He then veered slightly away from us and crossed the trail a ways ahead and disappeared behind a small rise. I kept looking up the hillside to see if I could see where he was heading.
Just moments after taking the above picture he popped his head up over the rise and looked right down at us. As I fumbled with the camera he jumped down onto the trail no more than 10 yards in front of us and sped off back the way he had come originally. By the time I got a picture he was quite a ways down the into the bowl.
That had gotten my heart racing as I wasn’t sure if he had decided to turn aggressive. I had been expecting him to run away from us not at us. After the excitement we continued on to tractor junction where a trail leads up to Coldwater Peak. The junction is named for the piece of logging equipment that was laid to rest there by the eruption.
We had finally found a little snow in this area but not much was left.
After curving around the trail came to a great open viewpoint.
We could see Rock Gully Falls and the North Coldwater Lake trail really well.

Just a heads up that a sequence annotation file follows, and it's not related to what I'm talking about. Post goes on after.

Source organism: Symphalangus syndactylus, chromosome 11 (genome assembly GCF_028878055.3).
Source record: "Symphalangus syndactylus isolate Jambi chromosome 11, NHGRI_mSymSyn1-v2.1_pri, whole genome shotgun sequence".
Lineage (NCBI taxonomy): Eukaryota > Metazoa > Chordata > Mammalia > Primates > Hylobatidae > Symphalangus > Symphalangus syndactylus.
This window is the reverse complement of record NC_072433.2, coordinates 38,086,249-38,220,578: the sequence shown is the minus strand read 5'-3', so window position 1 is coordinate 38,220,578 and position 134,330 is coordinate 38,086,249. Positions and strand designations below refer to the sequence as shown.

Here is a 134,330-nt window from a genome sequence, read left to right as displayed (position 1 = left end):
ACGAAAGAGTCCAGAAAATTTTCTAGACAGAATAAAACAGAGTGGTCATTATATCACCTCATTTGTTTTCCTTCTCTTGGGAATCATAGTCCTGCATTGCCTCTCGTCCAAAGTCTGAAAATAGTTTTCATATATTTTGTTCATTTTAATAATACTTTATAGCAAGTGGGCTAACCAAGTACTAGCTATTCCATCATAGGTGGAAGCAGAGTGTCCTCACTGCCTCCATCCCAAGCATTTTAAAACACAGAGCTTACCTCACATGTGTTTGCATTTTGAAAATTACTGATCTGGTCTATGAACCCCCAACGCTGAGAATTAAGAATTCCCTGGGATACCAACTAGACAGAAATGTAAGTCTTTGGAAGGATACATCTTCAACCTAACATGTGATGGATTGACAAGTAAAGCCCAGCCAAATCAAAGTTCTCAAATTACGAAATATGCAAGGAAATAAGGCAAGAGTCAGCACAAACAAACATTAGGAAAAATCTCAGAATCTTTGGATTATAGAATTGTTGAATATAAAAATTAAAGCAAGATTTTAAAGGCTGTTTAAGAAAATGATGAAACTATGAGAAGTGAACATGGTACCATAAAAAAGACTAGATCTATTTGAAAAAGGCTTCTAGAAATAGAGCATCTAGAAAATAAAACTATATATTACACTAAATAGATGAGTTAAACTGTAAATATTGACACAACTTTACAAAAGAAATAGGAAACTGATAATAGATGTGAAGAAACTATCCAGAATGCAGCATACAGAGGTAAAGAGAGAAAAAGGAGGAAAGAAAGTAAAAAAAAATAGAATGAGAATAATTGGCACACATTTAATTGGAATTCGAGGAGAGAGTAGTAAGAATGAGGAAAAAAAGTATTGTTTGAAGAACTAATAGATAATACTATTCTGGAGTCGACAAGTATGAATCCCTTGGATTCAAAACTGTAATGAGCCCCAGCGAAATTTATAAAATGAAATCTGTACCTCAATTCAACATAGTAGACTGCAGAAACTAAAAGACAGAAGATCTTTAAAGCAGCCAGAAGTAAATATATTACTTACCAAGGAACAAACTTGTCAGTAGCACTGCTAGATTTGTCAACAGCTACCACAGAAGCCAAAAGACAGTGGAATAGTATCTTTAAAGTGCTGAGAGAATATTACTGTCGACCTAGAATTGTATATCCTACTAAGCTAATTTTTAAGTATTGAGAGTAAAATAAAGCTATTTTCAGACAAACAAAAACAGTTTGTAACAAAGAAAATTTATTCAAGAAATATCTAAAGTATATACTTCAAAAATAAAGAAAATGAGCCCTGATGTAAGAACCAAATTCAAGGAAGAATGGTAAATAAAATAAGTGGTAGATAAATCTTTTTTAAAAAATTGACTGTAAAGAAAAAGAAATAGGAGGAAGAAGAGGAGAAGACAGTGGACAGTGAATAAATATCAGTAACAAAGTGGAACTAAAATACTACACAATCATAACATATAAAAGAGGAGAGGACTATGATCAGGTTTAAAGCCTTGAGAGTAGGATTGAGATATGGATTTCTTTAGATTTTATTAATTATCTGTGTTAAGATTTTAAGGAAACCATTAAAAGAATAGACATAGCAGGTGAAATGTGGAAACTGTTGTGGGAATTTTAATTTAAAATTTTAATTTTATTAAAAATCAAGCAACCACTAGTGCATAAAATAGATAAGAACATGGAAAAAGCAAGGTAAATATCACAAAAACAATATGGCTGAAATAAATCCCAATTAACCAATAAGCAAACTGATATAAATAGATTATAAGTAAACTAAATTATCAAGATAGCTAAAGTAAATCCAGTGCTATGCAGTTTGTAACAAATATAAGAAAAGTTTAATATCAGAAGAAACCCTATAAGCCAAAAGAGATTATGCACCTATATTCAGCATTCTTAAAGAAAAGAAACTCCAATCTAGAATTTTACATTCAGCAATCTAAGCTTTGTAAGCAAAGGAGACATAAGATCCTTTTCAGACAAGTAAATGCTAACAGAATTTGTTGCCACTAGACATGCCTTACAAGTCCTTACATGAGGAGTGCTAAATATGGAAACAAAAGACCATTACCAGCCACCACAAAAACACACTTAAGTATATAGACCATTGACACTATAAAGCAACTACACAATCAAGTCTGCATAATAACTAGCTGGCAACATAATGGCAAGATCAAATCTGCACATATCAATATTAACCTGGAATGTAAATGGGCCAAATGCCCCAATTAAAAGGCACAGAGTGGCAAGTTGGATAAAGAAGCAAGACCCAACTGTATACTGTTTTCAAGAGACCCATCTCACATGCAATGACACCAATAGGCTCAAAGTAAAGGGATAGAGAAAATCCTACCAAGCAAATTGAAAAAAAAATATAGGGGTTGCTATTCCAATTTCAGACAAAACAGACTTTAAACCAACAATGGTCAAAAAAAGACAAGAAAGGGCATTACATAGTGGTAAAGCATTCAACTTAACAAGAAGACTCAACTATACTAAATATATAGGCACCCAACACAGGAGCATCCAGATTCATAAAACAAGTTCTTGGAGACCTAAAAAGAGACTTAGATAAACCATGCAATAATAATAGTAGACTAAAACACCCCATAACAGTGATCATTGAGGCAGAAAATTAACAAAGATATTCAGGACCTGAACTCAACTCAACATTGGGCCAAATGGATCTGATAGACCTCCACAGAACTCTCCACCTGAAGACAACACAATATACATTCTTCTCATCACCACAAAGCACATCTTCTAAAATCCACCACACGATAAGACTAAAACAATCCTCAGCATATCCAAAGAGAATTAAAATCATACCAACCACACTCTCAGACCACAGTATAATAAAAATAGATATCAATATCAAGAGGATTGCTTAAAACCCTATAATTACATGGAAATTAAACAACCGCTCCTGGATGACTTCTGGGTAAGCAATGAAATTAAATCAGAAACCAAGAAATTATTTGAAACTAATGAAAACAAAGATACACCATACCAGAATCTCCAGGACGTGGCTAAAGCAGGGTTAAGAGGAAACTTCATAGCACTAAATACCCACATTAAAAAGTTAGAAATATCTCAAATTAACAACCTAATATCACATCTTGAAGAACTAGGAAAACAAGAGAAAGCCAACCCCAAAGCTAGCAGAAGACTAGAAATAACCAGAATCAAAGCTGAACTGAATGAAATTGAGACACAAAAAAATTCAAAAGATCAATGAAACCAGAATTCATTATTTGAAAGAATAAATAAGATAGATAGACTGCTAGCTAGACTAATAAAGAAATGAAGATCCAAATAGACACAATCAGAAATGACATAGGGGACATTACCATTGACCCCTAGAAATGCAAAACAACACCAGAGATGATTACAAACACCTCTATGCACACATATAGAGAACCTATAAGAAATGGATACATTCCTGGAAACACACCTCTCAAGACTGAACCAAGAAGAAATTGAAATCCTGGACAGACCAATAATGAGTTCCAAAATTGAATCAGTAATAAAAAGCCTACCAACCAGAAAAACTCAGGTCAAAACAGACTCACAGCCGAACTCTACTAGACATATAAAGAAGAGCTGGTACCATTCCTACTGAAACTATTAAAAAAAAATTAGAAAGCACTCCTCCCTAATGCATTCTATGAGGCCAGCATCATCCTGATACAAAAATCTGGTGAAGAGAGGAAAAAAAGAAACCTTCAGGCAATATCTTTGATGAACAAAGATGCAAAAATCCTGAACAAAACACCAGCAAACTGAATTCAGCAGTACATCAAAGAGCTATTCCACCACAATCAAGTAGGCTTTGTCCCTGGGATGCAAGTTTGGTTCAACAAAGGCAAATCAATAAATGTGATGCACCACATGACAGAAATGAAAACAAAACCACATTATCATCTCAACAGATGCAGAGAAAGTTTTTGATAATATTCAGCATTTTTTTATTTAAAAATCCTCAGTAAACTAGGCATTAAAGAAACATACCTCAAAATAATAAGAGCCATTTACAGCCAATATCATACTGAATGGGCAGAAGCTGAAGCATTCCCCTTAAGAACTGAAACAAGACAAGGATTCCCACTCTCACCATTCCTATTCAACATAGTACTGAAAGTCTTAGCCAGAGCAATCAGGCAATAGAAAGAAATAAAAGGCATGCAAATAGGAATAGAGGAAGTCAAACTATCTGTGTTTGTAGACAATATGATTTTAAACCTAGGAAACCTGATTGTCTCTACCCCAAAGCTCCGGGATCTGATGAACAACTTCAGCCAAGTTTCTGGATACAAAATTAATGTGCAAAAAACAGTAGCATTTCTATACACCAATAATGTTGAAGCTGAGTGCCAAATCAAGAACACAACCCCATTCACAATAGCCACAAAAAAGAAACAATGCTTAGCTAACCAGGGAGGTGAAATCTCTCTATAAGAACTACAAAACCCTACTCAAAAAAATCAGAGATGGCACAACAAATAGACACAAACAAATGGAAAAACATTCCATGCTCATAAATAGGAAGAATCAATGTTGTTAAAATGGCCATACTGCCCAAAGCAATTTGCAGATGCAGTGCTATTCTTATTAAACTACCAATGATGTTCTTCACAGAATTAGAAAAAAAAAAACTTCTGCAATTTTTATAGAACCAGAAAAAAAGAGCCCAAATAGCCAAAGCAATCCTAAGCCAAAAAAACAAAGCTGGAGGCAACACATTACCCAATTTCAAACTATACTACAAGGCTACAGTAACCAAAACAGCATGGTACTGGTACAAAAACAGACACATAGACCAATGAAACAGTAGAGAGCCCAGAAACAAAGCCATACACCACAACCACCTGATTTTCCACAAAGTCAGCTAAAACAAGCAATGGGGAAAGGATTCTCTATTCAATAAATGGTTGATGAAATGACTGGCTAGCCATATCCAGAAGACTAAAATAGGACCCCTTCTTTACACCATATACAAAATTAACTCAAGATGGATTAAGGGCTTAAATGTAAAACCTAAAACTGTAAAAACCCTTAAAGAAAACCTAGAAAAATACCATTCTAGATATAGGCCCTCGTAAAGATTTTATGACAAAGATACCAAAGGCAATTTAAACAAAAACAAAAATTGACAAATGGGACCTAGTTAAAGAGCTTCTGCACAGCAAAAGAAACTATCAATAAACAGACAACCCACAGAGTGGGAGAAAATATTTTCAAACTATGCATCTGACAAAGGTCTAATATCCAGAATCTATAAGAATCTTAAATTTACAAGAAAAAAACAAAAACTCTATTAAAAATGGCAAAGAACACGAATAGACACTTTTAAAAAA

We had heard a lot of croaking on the Hummocks trail but hadn’t seen any frogs or toads there or along the lake, but now at almost 3500′ Nique spotted one.
Coldwater Peak became visible as we made our way back toward the west end of the lake. It was interesting to see this side of it after having hiked up it last year.
Just as the trail began to descend we came to more logging equipment that didn’t survive the eruption.
From here we could also see the Hummocks parking lot and our car.
We still had a ways to go.
Our last elk sighting was a big one. As we were coming down, the largest herd we’d seen was scrambling to stay ahead of us and dropping down over the hillside.
What a sight 🙂
We made it down to the South Trailhead and began our road walk back to our car. Mt. St. Helens finally decided to make an appearance at this point.
When we got back to the car I dropped off my pack and jogged down the Hummocks Trail to the first good viewpoint to get my volcano pictures.
Now that’s the way to end a hike – Happy Trails indeed! 🙂
2 replies on “Coldwater Lake & The Hummocks”
[…] could also see the hummocks (post) off in the distance to the NE, pieces of the mountain that slid off during the 1980 eruption and […]